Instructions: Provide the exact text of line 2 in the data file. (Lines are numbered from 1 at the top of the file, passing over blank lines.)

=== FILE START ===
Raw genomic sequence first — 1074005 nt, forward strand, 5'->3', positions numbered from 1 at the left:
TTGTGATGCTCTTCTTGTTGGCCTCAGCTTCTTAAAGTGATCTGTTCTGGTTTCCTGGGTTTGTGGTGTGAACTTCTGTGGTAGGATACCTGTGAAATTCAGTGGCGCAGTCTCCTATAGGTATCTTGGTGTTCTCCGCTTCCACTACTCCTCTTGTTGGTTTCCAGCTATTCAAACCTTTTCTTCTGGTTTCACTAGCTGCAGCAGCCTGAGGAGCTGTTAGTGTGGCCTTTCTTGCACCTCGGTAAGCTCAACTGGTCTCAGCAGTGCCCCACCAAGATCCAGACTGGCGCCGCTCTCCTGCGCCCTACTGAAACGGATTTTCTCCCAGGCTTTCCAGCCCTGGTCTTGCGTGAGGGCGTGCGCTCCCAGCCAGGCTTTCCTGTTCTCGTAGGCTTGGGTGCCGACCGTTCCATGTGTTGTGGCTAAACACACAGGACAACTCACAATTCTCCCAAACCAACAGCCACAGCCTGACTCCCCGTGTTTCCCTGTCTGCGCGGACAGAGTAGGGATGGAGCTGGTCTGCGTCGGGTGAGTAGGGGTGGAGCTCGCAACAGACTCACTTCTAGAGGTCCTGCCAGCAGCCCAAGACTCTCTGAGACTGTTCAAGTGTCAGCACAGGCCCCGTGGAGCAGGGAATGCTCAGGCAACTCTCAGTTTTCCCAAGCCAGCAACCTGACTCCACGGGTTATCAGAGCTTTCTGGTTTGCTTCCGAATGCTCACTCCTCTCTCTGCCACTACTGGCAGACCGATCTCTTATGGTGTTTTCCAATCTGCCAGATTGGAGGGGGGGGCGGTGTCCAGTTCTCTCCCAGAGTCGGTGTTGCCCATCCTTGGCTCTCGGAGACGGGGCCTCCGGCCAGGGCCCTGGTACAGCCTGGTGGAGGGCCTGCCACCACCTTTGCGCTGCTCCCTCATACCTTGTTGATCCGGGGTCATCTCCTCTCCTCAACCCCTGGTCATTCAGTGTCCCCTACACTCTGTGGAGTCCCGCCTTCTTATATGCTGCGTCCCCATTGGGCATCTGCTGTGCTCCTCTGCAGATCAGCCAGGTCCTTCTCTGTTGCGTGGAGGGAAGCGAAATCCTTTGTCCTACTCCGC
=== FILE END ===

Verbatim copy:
TTGTGATGCTCTTCTTGTTGGCCTCAGCTTCTTAAAGTGATCTGTTCTGGTTTCCTGGGTTTGTGGTGTGAACTTCTGTGGTAGGATACCTGTGAAATTCAGTGGCGCAGTCTCCTATAGGTATCTTGGTGTTCTCCGCTTCCACTACTCCTCTTGTTGGTTTCCAGCTATTCAAACCTTTTCTTCTGGTTTCACTAGCTGCAGCAGCCTGAGGAGCTGTTAGTGTGGCCTTTCTTGCACCTCGGTAAGCTCAACTGGTCTCAGCAGTGCCCCACCAAGATCCAGACTGGCGCCGCTCTCCTGCGCCCTACTGAAACGGATTTTCTCCCAGGCTTTCCAGCCCTGGTCTTGCGTGAGGGCGTGCGCTCCCAGCCAGGCTTTCCTGTTCTCGTAGGCTTGGGTGCCGACCGTTCCATGTGTTGTGGCTAAACACACAGGACAACTCACAATTCTCCCAAACCAACAGCCACAGCCTGACTCCCCGTGTTTCCCTGTCTGCGCGGACAGAGTAGGGATGGAGCTGGTCTGCGTCGGGTGAGTAGGGGTGGAGCTCGCAACAGACTCACTTCTAGAGGTCCTGCCAGCAGCCCAAGACTCTCTGAGACTGTTCAAGTGTCAGCACAGGCCCCGTGGAGCAGGGAATGCTCAGGCAACTCTCAGTTTTCCCAAGCCAGCAACCTGACTCCACGGGTTATCAGAGCTTTCTGGTTTGCTTCCGAATGCTCACTCCTCTCTCTGCCACTACTGGCAGACCGATCTCTTATGGTGTTTTCCAATCTGCCAGATTGGAGGGGGGGGCGGTGTCCAGTTCTCTCCCAGAGTCGGTGTTGCCCATCCTTGGCTCTCGGAGACGGGGCCTCCGGCCAGGGCCCTGGTACAGCCTGGTGGAGGGCCTGCCACCACCTTTGCGCTGCTCCCTCATACCTTGTTGATCCGGGGTCATCTCCTCTCCTCAACCCCTGGTCATTCAGTGTCCCCTACACTCTGTGGAGTCCCGCCTTCTTATATGCTGCGTCCCCATTGGGCATCTGCTGTGCTCCTCTGCAGATCAGCCAGGTCCTTCTCTGTTGCGTGGAGGGAAGCGAAATCCTTTGTCCTACTCCGC